Protocols for dealing with confirmed COVID-19 cases or employees displaying symptoms or returning post-infection or from abroad
Although employers already faced such situations prior to the shutdown, having proper protocols in place will be critical to minimize the risk of transmission and future outbreaks, in order to avoid future shutdowns and a loss of production. Both public health guidance and industry best practices, as well as legal compliance measures should inform such protocols.
Recalling employees in a non-unionized setting
While collective agreements contain the ground rules for recalling laid-off employees, no such roadmap typically exists in a non-unionized environment. Employers will be well advised to establish procedures for selecting employees to be recalled that do not conflict with applicable legislation and which minimize the employer's exposure to possible human rights or other employee claims.
Dealing with employee refusals to return or to remain at work
Employers, particularly those considered as "essential services" or "priority sectors", have already had some experience dealing with this issue. However, it will only be magnified as unprecedented numbers of employees are called back to work, and this issue will be even more challenging as school and daycare re-openings are delayed or their attendance optional, thus confronting parents with competing professional and family obligations.
Employees have certain limited statutory rights to unpaid leaves, but these are not indefinite or unlimited and will not apply to many situations where employees refuse to return to the workplace. It can be expected that many employees will feel uneasy leaving their home or remote working environment to be around others who may be vectors of the COVID-19 virus. Employers who have taken all appropriate measures in compliance with public health requirements and followed best practices will be less tolerant, if at all, towards such individuals who still refuse to return to work simply out of fear. Employers need to be prepared to deal with these situations.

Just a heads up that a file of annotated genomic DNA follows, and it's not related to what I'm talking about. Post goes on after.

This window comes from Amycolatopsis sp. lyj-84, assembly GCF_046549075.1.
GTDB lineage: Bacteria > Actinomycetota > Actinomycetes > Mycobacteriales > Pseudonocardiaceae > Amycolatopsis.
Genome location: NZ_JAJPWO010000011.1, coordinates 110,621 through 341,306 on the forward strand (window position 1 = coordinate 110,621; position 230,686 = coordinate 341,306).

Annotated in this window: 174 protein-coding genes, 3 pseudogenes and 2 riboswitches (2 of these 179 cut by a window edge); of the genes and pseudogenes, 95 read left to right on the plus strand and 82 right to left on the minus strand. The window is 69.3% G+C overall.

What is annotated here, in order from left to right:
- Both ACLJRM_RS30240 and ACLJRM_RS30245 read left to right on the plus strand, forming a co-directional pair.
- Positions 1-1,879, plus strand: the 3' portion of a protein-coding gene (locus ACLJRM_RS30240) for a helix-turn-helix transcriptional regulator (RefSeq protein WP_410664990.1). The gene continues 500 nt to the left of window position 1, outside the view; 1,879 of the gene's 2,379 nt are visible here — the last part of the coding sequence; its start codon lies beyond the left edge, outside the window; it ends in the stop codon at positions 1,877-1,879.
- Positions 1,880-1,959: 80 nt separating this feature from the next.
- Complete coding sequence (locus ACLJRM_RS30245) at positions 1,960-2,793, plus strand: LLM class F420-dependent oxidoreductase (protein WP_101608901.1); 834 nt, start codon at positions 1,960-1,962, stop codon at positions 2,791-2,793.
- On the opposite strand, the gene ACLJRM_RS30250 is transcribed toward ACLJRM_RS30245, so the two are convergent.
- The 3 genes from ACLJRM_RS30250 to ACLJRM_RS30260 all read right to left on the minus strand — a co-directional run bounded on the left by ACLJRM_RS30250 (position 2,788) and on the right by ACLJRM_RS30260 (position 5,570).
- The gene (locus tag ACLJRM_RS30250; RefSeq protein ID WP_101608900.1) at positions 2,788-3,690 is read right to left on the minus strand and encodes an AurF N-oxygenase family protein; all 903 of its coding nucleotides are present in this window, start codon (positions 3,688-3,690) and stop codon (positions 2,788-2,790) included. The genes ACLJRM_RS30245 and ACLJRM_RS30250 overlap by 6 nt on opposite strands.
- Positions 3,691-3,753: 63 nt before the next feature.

Workplace hygiene practices
Further, employees will inevitably not all adhere to the required workplace hygiene practices (e.g. social distancing, regular hand-washing, coughing into your elbow, etc.) with the necessary rigour, and those who do may not want to share a workplace with them. Similarly, some employees will report and possibly refuse, whether justified or not, to work around employees who have a cough or who are seen partaking in social events on social media, thus requiring timely and appropriate employer interventions.
Mental health issues
Given the high level of stress that returning (and refusing) employees will have experienced over the course of the shutdown, and will continue to experience, employers can expect an increase of mental health issues affecting its workforce. These issues may include post-traumatic stress disorder and phobias, including intensified germ phobias. How will employers be able or required to accommodate such issues?
As employers manage the migration back toward the traditional workplace, remote working may remain something employers favour for certain types of employees, at least for a certain period of time, or it may be demanded by employees who have become accustomed to this new way of working. Aside from having to adjust HR and recruitment strategies in the new post-lockdown era, employers will want to ensure that they have appropriate remote working policies in place, and that existing policies are updated to give the employer sufficient control over the employee's work and productivity and to protect the employer's proprietary and confidential information and computer network.